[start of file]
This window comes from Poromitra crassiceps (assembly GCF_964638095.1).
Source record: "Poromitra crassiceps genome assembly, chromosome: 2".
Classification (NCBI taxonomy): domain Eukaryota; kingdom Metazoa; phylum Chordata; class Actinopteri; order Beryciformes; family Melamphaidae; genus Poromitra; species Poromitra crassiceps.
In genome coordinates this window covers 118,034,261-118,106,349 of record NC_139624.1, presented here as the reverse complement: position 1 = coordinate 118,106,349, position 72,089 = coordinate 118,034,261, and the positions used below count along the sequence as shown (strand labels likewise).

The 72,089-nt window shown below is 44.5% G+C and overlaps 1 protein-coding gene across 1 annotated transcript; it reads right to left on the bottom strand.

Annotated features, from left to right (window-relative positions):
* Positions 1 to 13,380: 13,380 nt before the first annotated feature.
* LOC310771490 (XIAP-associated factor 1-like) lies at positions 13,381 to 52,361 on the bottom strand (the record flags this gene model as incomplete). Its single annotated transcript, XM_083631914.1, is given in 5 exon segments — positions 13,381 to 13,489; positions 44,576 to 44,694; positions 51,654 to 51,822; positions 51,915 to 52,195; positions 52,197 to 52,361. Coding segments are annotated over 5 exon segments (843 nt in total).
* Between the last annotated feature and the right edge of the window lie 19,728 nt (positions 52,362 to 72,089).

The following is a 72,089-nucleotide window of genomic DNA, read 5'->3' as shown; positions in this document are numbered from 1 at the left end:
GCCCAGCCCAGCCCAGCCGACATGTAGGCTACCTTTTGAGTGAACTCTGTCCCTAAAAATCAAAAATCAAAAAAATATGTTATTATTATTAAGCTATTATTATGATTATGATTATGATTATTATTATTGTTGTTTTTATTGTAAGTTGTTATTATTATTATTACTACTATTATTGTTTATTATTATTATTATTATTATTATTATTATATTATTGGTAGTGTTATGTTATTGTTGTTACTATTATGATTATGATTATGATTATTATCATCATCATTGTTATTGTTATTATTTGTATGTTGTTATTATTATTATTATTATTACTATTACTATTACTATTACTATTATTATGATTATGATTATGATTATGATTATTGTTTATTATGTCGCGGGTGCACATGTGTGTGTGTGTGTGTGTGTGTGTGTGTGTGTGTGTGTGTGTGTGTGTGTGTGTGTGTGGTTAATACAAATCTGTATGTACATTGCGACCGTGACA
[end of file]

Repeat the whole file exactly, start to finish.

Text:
This window comes from Poromitra crassiceps (assembly GCF_964638095.1).
Source record: "Poromitra crassiceps genome assembly, chromosome: 2".
Classification (NCBI taxonomy): domain Eukaryota; kingdom Metazoa; phylum Chordata; class Actinopteri; order Beryciformes; family Melamphaidae; genus Poromitra; species Poromitra crassiceps.
In genome coordinates this window covers 118,034,261-118,106,349 of record NC_139624.1, presented here as the reverse complement: position 1 = coordinate 118,106,349, position 72,089 = coordinate 118,034,261, and the positions used below count along the sequence as shown (strand labels likewise).

The 72,089-nt window shown below is 44.5% G+C and overlaps 1 protein-coding gene across 1 annotated transcript; it reads right to left on the bottom strand.

Annotated features, from left to right (window-relative positions):
* Positions 1 to 13,380: 13,380 nt before the first annotated feature.
* LOC310771490 (XIAP-associated factor 1-like) lies at positions 13,381 to 52,361 on the bottom strand (the record flags this gene model as incomplete). Its single annotated transcript, XM_083631914.1, is given in 5 exon segments — positions 13,381 to 13,489; positions 44,576 to 44,694; positions 51,654 to 51,822; positions 51,915 to 52,195; positions 52,197 to 52,361. Coding segments are annotated over 5 exon segments (843 nt in total).
* Between the last annotated feature and the right edge of the window lie 19,728 nt (positions 52,362 to 72,089).

The following is a 72,089-nucleotide window of genomic DNA, read 5'->3' as shown; positions in this document are numbered from 1 at the left end:
GCCCAGCCCAGCCCAGCCGACATGTAGGCTACCTTTTGAGTGAACTCTGTCCCTAAAAATCAAAAATCAAAAAAATATGTTATTATTATTAAGCTATTATTATGATTATGATTATGATTATTATTATTGTTGTTTTTATTGTAAGTTGTTATTATTATTATTACTACTATTATTGTTTATTATTATTATTATTATTATTATTATTATATTATTGGTAGTGTTATGTTATTGTTGTTACTATTATGATTATGATTATGATTATTATCATCATCATTGTTATTGTTATTATTTGTATGTTGTTATTATTATTATTATTATTACTATTACTATTACTATTACTATTATTATGATTATGATTATGATTATGATTATTGTTTATTATGTCGCGGGTGCACATGTGTGTGTGTGTGTGTGTGTGTGTGTGTGTGTGTGTGTGTGTGTGTGTGTGTGTGTGTGGTTAATACAAATCTGTATGTACATTGCGACCGTGACA